Friday, November 6, 2009

WHAT SAY YOU, PEOPLE OF THE JURY?

By Shane Gericke

I'm doing book edits this week, so I'll keep this brief. (Note: cool courtroom reference.) The only lawyer that can defend me for my crimes is:



That's right. Mr. Perry Mason. The suavest, coolest, lawyer a courtroom has ever seen.

Perry was a god when I was growing up. Was it the catchy theme song? Raymond Burr's iron hair and silky eloquence? His hot assistant Della Street? Was it because he could get anyone to confess in open court at any time? All of the above?



Truth be told, it probably was the theme song.

But it just worked for me.

GRIPPING COURTROOM DRAMA

Ain't no such thing, despite the sunny promises of John Grisham. Court is BORING. It moves at a snail's pace, and is made slower yet by objections, sidebars, conferences, judge's rulings, and the sheer, sheer tedium of testimony.

Nonetheless, I attended court Tuesday, to see the likes of serial killer Brian Dugan, who murdered two girls and a woman. One of them was Jeanine Nicarico of Naperville, ten years old, whom he kidnapped, raped and murdered. (He confessed, so yes, he's guilty.) The jury trial is to decide whether he gets the death penalty.

I sat with Jeanine's parents, Tom and PatNicarico. How they are able to stomach the nauseaous gasbagging of this killer, I have no idea. But they do. It's what you do for family.

Alas, I'll have to give you my full report next week, as I must get back to edits. (For the uninitiated, that means I'm rewriting the book to match my editor's suggestions. It's a lot of work, and it takes a lot of time.) The good news is we have a title. It's TORN APART, and it's my editor's idea. I like it a lot. TORN APART launches in July 2010, and I'd be pleased if you'd buy a copy. Like I tell my mom, you don't have to like it, you just have to buy it.

Be well, and thanks for reading.

2 comments:

Shane Gericke said...

Since I have zero comments today (alas!), I'll use this space to reply to reader Curt Wendelboe, who asked me Tuesday:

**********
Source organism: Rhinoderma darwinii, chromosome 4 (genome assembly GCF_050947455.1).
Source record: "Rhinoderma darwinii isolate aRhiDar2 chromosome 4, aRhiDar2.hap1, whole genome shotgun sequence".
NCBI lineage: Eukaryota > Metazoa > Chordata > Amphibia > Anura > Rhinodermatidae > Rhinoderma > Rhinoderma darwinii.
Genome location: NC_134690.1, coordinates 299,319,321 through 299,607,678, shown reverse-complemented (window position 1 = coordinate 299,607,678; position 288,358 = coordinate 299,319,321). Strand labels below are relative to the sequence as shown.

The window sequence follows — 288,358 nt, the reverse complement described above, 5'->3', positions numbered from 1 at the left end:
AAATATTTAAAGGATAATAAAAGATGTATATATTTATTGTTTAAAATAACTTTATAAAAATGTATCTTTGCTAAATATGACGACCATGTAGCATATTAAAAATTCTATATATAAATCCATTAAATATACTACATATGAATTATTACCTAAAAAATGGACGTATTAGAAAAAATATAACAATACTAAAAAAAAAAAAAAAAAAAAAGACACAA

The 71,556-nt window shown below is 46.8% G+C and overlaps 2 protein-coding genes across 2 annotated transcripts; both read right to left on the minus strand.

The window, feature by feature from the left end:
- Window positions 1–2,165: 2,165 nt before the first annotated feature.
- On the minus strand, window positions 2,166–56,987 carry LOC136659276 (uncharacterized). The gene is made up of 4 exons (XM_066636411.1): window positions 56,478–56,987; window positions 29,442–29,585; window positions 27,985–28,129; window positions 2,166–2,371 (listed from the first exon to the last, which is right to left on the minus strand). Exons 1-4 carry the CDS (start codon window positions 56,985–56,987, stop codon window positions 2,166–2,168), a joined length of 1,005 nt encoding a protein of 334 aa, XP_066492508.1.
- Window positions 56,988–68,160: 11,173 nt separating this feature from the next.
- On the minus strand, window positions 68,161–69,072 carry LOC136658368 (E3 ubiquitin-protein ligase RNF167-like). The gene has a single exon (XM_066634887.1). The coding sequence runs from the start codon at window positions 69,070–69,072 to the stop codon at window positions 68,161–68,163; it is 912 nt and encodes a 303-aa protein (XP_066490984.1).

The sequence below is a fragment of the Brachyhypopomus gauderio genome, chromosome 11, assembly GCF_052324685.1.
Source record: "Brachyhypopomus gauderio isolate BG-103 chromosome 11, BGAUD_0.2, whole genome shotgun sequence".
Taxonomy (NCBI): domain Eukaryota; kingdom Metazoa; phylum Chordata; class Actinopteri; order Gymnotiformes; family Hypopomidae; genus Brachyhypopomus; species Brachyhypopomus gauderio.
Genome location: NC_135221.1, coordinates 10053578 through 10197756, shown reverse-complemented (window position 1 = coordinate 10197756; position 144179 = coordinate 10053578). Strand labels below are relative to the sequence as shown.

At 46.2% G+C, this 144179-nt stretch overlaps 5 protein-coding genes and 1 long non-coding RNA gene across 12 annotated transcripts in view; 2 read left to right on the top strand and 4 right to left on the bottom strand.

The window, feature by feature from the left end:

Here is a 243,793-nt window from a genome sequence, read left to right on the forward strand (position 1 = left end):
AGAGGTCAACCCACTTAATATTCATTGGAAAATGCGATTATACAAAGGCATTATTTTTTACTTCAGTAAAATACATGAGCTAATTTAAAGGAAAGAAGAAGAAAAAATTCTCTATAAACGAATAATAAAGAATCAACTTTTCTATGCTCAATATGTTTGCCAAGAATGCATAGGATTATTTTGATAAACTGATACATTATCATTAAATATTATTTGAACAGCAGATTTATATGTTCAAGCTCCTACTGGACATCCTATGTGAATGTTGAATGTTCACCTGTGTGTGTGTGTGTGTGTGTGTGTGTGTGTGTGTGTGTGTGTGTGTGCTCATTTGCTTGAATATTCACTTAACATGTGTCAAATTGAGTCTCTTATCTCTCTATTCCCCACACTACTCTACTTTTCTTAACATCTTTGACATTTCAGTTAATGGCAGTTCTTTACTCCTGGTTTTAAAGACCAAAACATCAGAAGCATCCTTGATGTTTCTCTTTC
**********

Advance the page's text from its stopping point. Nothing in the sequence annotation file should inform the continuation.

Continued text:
"I just finished Cut to the Bone and was second guessing myself until the very end as to the identity of the Executioner (good work!). I noticed in some scenes you describe in great detail the murder, while in others you leave some to the imagination. What makes you decide if you'll describe a homicide with all the gore attached, and why do you leave some up to the reader to fill in the details?"

Excellent question, Curt, so I hope you're reading this. The answer:

I describe a few murders in great, gory detail to jump-start your imagination, to show you how far evil can go. The other murders I leave blank, so you can fill in the details yourself. Trust me, what you dream up will be far gorier and disgusting than anything I could write.

In short: Writing is the art of unleashing YOUR imagination.

Hope that makes sense!

Warmest regards for your asking,
Shane

Jen Forbus said...

I'm sorry Shane - I was slacking last week. And for some reason (I have NO idea why) your Perry Mason clips made me think of NIGHT COURT. I think because you mentioned watching Perry growing up, so I was thinking about what I watched growing up. NIGHT COURT was the first thing that popped into my mind, but then L.A. LAW also made an appearance. I think I could stand being represented by Jimmy Smits! :)

I'm looking forward to hearing more about your day in court. As more and more unfolds here in Cleveland with our tragic discovery, I can't help but think of your trial.